One second, two, three, four, five… The quad is about another hundred meters away. My heart sinks as more bullets whack into the desert around us. My chest tightens and I taste that asthmatic tang in my throat, so strong it makes me want to puke. I keep running. I strain to judge the position of the quad. It’s now twenty meters away at most, under a tree, streaked in dirt but still glinting red and black in the sun.
I fall face down beside it, Carlos on top of me. I can smell his sweat and the rubber of the nearest tire as I fumble for the key. They’ve stopped shooting. There’s no noise in the desert apart from their shouts getting closer. I struggle onto my hands and knees and blindly scratch and scrape the key around to find the ignition slot. It won’t go in.
“On three, stand up and get on the bike with me!”
More low moaning. On three, I stand and can feel him weakly get to his own feet. We somehow vault over into the saddle together. Then I hear a fffwwwppp and a squelching sound and Carlos roars in pain.
“Are you hit? ARE YOU HIT?!”
No response. He’s hit. But I can’t deal with it now. My body begins to shake. My mouth is dry. I close one eye and aim the key again at the slot. It slides in. Twist, motor comes to life. I rev it hard, engage first gear and it clunks into motion. We take off so quickly that Carlos’s floppy weight nearly flips me off the back of the bike. I catch myself and pull us towards the handlebars. We’re bouncing all over the place and not on the dirt road yet. The throttle is wide open but it feels like everything is moving ten times slower than usual. Just keep going. I spot the road two, maybe three, hundred meters away, marked on both sides by a few cactus trees I remember from the way in.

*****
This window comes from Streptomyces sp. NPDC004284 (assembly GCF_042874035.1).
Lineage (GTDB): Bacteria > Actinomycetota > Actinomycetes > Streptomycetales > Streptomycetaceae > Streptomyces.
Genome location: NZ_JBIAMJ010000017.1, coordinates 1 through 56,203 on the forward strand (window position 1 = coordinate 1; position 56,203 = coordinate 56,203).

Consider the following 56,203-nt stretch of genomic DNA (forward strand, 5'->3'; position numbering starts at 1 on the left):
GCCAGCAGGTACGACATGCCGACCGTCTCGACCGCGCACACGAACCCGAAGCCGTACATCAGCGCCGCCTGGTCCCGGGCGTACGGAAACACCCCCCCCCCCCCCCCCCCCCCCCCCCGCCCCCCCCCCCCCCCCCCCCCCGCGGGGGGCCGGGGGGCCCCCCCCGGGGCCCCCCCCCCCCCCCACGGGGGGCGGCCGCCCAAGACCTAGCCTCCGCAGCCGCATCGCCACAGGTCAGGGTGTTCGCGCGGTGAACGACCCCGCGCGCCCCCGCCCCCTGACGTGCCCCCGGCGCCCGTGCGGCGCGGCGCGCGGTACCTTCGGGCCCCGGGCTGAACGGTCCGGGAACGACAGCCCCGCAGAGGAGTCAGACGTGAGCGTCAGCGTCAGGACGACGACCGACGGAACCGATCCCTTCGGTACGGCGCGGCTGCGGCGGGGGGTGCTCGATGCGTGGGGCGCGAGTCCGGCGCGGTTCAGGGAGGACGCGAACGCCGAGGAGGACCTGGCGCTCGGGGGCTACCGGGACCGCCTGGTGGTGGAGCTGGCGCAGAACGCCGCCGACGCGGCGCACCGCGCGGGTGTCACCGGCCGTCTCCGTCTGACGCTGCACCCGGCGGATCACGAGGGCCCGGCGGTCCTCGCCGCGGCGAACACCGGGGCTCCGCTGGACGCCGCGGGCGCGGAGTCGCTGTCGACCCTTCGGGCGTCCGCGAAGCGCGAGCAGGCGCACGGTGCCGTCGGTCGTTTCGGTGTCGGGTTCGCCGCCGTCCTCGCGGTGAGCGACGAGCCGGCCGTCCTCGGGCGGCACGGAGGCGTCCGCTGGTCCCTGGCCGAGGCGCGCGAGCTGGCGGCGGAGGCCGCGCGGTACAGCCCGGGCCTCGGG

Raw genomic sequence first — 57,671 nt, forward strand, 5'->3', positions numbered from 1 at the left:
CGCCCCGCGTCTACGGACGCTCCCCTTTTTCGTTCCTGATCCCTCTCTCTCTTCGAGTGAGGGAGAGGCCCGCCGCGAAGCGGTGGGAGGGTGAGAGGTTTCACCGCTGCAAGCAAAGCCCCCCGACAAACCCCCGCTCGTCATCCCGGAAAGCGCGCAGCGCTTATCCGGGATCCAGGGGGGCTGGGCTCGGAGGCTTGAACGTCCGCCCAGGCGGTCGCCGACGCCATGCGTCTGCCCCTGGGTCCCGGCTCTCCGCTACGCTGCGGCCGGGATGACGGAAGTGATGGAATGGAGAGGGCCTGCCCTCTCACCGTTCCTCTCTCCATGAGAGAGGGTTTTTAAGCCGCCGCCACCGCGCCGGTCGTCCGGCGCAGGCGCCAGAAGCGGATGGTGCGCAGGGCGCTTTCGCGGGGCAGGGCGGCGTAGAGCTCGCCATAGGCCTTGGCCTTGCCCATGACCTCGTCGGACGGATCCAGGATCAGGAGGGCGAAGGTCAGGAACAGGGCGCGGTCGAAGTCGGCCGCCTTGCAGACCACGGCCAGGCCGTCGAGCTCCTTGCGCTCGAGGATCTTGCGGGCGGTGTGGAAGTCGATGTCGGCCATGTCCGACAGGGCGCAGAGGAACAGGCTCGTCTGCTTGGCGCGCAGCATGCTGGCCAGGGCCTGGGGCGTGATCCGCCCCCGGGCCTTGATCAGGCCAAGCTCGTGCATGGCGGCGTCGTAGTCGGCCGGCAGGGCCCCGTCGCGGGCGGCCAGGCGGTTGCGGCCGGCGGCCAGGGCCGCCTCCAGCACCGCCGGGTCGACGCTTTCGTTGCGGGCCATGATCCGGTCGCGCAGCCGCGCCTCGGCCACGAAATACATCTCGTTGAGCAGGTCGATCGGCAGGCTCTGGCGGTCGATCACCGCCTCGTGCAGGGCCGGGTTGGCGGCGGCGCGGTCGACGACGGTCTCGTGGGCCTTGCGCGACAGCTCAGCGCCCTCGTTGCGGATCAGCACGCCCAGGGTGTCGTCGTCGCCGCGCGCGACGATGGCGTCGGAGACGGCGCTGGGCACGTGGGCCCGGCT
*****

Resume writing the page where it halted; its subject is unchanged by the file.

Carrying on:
I try to look back but my neck won’t turn far enough. I lift us off the seat and twist my whole body around and catch a sideways glimpse of the four Americans jumping into a huge Ford pickup. Blue and red strobes flashing in a cloud of dust. I try and fail to calculate their maximum speed on dirt across the distance between us, then swivel forward again just as we vault off a bank and crash down onto the track, barely missing a four-meter cactus with deadly spines. I gather it up and we wobble on. Now it feels like we’re moving faster than I’ve ever gone on this thing. I can see Juárez in the distance and the hills beyond, clear and golden. Faster than ever, but still not fast enough. As we hit air over a bump, I can hear the blare of the Ford’s engine as it closes in.
Another hundred or so meters and it draws level on our right-hand side. I glance over a couple of times. Split seconds but both side windows are definitely sliding down. Another glance. There’s a shotgun barrel resting on the rear windowsill. I duck down to the left and try to grab the pistol out of my leg holster but we’re bouncing too much and I miss it. I back off the throttle to steady us and the Ford flies past. My brain tries another calculation. Desert-spec tires, probably at medium pressure, versus a low-velocity Glock 9mm bullet. I hit the throttle again to get close enough, aim, fire… FUCK! NOTHING! They’re still moving, same speed as before, kicking up a rooster tail of dust. I’m choking and it’s hard to see anything. Carlos’s weight makes my back ache but I reposition the quad with my right hand, squint through the dust, aim with my left hand, fire again…
The Ford’s right-rear tire explodes and it bounces a foot off the ground, then loses speed. I unload the rest of my clip into it as we pass.
We hit the outskirts of the city near the fortified wall of the eastern sector. The sentries should recognize the quad, even at this speed. Do they? I squint. The gate we’re heading for is sliding open. We race through and I skid to a stop just beyond it and my whole body gives in, Carlos’s weight tipping me backwards again. Two comrades rush towards us and pull us off the bike.
Their frenzied questions go unanswered. Carlos is dead.